For whatever reason, Baby Boom was always on TV during the holidays when I was a kid, whether it be Easter or a bank holiday, it would be on and I always watched it, every time. So you could say I grew up with this film, it is my idea of a perfect cosy Sunday afternoon movie.
I am a huge fan of Diane Keaton and I’m pretty sure it stemmed from this, I have just re-watched the film for the first time in a number of years and realised for the first time one of the big reasons I love this film; Nancy Meyers. She wrote and produced this film and you may be familiar with some of her other stellar work; Father of the Bride, The Parent Trap, The Holiday, to name a few. I don’t think there is a Meyers film I don’t like; she is one of those reliable filmmakers that I know I can count on to deliver. She always attracts great performers; having worked with Keaton a number of times, Jack Nicholson, Meryl Streep, Steve Martin, Helen Hunt, Mel Gibson, Kate Winslet, Jude Law, Cameron Diaz and more recently Anne Hathaway and Robert De Niro. That’s some list, her scripts are always so satisfying; full of humour and heart and happy endings. I have never finished a Meyers film and been disappointed, always happy, and uplifted. Baby Boom was directed by Meyers then husband Charles Shyer and it starred alongside Keaton, Sam Shepard, and Harold Ramis.
The premise for the film is a simple one, Keaton plays J.C. Wiatt, a workaholic putting in 70 hours a week and on the fast track to becoming partner at her New York firm. Her life is turned upside down when she inherits a baby girl from a distant relative. She has no idea what to do with a baby and has no mothering instincts, which is where the comedy ensues. Her first thought is to give up Elizabeth but she can’t leave her with the weird couple that the adoption agency comes up with. Her life begins to change as she tries to keep up with work and tackle the pressures of motherhood.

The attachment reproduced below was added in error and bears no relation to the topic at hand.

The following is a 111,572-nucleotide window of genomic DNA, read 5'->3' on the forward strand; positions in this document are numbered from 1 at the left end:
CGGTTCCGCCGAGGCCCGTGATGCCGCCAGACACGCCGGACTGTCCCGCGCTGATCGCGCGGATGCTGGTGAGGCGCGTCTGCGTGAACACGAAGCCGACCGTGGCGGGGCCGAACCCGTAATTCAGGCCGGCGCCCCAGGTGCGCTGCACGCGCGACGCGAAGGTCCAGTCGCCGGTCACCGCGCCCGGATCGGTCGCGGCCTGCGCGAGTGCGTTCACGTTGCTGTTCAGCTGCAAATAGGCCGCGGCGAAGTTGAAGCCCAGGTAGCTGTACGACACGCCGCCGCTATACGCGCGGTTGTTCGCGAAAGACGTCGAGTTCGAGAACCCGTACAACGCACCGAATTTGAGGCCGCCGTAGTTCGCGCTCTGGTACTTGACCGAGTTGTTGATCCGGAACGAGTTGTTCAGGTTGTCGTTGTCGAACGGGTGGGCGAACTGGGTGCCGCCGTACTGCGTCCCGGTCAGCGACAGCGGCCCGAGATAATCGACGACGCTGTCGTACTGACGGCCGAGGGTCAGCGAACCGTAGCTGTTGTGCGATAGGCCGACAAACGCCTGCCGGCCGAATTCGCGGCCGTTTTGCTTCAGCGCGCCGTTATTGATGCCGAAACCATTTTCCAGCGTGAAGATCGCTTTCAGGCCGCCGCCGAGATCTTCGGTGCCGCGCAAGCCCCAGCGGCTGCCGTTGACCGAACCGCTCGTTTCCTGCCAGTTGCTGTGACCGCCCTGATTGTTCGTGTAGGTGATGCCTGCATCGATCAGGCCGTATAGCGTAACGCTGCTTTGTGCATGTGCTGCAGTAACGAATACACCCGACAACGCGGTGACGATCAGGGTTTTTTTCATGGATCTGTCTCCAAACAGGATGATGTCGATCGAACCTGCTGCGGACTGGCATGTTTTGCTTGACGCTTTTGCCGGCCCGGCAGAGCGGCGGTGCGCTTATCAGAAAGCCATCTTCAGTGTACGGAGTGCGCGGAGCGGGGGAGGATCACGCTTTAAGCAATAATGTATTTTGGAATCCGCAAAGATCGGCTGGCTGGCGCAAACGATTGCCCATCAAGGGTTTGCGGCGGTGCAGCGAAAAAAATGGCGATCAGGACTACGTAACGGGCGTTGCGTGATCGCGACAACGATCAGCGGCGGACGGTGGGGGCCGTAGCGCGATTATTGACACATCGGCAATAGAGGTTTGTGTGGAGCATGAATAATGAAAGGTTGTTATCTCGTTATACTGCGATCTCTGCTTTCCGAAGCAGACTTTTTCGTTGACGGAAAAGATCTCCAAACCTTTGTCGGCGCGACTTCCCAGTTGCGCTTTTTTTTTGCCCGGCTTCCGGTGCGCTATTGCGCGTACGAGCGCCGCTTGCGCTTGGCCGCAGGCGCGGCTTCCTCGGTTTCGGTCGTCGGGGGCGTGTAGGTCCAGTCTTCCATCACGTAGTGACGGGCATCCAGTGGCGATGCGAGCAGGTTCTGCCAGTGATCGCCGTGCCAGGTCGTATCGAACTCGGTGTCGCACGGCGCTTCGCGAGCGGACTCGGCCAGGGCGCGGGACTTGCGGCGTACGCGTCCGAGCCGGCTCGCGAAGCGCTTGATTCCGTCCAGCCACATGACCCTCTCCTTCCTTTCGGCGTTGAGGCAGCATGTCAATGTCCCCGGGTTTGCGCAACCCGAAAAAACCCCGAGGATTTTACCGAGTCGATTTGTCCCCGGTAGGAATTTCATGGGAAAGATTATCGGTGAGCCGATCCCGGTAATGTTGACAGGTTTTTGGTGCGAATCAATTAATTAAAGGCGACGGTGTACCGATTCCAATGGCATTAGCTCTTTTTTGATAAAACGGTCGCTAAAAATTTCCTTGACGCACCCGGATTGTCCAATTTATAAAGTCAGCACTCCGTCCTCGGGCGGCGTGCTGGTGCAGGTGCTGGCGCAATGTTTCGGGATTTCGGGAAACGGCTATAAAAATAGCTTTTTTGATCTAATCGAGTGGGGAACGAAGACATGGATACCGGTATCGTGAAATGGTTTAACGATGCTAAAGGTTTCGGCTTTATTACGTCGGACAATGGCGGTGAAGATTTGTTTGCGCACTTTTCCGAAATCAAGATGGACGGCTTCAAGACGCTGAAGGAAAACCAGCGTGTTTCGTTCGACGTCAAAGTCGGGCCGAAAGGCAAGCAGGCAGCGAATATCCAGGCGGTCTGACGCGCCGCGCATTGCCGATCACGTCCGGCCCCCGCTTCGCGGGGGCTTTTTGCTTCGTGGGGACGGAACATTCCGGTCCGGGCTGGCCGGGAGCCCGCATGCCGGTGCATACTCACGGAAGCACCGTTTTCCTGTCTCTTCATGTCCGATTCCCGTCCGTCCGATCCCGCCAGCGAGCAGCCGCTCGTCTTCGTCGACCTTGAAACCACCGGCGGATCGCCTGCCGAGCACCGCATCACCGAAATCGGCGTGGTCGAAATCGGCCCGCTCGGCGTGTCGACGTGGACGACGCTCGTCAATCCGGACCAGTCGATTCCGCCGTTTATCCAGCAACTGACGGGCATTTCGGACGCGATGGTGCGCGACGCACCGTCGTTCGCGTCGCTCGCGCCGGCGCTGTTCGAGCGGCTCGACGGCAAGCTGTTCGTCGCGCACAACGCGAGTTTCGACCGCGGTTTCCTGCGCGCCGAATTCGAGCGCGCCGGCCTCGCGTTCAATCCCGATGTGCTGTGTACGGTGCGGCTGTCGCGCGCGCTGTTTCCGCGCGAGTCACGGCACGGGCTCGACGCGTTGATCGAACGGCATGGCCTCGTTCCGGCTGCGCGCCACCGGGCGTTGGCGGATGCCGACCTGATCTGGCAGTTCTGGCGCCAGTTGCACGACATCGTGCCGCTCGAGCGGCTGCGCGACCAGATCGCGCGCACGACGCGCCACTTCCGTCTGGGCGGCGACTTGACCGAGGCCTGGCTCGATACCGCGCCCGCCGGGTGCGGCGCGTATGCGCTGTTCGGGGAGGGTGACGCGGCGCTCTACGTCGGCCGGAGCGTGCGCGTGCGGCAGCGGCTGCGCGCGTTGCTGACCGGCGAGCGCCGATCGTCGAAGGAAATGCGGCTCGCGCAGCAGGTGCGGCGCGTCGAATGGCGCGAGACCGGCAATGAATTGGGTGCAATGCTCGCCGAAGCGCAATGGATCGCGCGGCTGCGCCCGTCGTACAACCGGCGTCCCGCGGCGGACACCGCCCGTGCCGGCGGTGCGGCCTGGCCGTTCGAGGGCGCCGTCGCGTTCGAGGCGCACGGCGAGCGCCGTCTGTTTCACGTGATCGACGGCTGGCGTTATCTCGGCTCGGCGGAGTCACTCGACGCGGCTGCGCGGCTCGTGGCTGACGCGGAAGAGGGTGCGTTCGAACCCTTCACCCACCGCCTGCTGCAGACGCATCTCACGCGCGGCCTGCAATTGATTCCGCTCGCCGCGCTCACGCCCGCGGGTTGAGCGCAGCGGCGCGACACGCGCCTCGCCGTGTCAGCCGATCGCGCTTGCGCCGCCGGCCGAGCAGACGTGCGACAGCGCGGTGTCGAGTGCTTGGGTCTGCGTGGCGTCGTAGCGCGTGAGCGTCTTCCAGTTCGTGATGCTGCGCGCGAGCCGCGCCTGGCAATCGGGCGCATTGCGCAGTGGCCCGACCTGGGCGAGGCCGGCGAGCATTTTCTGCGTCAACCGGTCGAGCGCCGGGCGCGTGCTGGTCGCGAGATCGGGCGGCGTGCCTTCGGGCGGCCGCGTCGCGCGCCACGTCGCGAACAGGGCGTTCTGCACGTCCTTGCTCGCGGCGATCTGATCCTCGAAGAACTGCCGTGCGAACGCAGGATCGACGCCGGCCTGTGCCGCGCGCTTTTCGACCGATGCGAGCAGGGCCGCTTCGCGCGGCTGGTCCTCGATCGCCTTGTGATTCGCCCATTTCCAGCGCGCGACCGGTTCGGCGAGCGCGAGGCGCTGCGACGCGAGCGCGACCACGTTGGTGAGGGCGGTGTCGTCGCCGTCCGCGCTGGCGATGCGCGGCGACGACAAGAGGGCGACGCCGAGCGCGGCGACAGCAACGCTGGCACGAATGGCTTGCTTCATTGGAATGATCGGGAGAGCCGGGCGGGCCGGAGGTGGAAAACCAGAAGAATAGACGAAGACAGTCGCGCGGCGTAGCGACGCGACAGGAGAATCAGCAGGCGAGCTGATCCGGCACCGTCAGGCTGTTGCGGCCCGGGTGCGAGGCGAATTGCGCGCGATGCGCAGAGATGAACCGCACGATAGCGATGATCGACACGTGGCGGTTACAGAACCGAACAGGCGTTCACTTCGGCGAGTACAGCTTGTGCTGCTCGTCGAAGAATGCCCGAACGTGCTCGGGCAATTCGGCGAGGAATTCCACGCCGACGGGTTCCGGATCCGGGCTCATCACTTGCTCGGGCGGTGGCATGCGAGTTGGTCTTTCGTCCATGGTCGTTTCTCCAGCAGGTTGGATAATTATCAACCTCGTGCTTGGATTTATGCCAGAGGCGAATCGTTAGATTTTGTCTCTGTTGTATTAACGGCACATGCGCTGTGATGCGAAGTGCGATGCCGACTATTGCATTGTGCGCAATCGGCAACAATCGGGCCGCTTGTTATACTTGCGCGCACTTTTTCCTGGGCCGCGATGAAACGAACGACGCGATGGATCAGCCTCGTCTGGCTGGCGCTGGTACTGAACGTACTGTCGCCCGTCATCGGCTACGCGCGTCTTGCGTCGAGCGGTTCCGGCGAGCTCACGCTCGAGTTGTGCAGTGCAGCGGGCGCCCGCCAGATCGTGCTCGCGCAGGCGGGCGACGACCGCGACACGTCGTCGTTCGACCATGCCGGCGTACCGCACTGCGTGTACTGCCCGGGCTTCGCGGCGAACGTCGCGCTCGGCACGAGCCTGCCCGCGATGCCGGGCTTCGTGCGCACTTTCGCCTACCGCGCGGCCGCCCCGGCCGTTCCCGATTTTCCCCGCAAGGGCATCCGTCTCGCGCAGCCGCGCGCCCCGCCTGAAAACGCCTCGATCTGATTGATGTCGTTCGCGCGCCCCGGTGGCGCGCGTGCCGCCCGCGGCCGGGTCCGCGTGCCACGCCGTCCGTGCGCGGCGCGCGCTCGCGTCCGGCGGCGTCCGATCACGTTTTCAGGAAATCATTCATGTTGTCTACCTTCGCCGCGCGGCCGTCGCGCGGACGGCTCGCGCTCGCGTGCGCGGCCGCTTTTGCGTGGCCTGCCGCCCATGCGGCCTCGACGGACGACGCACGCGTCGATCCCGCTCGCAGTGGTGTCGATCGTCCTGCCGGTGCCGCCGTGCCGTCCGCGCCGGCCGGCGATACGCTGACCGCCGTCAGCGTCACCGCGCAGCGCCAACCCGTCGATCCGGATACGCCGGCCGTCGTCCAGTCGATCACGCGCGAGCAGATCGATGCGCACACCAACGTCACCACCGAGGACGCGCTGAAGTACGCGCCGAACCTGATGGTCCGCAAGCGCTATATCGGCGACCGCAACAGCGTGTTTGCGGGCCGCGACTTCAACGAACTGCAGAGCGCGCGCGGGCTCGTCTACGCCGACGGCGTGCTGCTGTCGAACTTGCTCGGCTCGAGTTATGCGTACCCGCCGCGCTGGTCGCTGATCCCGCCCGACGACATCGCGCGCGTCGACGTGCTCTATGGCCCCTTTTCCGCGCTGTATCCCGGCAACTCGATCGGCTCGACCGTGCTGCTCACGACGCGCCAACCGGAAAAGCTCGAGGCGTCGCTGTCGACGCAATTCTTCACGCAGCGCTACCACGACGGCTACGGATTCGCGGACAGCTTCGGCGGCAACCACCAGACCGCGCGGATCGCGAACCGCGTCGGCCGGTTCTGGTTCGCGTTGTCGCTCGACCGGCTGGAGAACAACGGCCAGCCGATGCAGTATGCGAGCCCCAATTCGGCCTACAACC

The second half of the film takes J.C. and Elizabeth to a tiny Vermont town, population 319, where J.C. has bought a house with 62 acres sight unseen. It turns out there are rather a few issues with the house, plumbing and roofing to name a few, draining her resources and leading to J.C. ending up in the town Vets, mistaking him for a doctor and unburdening herself of her problems. Said vet is Sam Shepard who though entering the film two thirds of the way through is a great romantic partner for Keaton. The film then takes another plot turn and is where it gets its title, the gourmet apple sauce that J.C. has been making for Elizabeth; the only thing she has been able to do during the inhospitable Vermont winter is a huge hit and she has a growing business on her hands. This could take her back to New York a self-made success.
This film is all Keaton, there is a reason her name is above the title, it displays all her comedic talents already honed to perfection. She is one of those actors who it is a real pleasure to watch, her body of work is diverse but it is the comedies and romantic comedies such as this that are her greatest contribution to cinema. I love everything about this film; the cast, the setting, the story, I adore the score; its always been a personal favourite. Re-watching this brought with it all the nostalgia of years past and I loved it as much as I always have. If you haven’t seen this gem I urge you to give it a watch, you won’t be disappointed.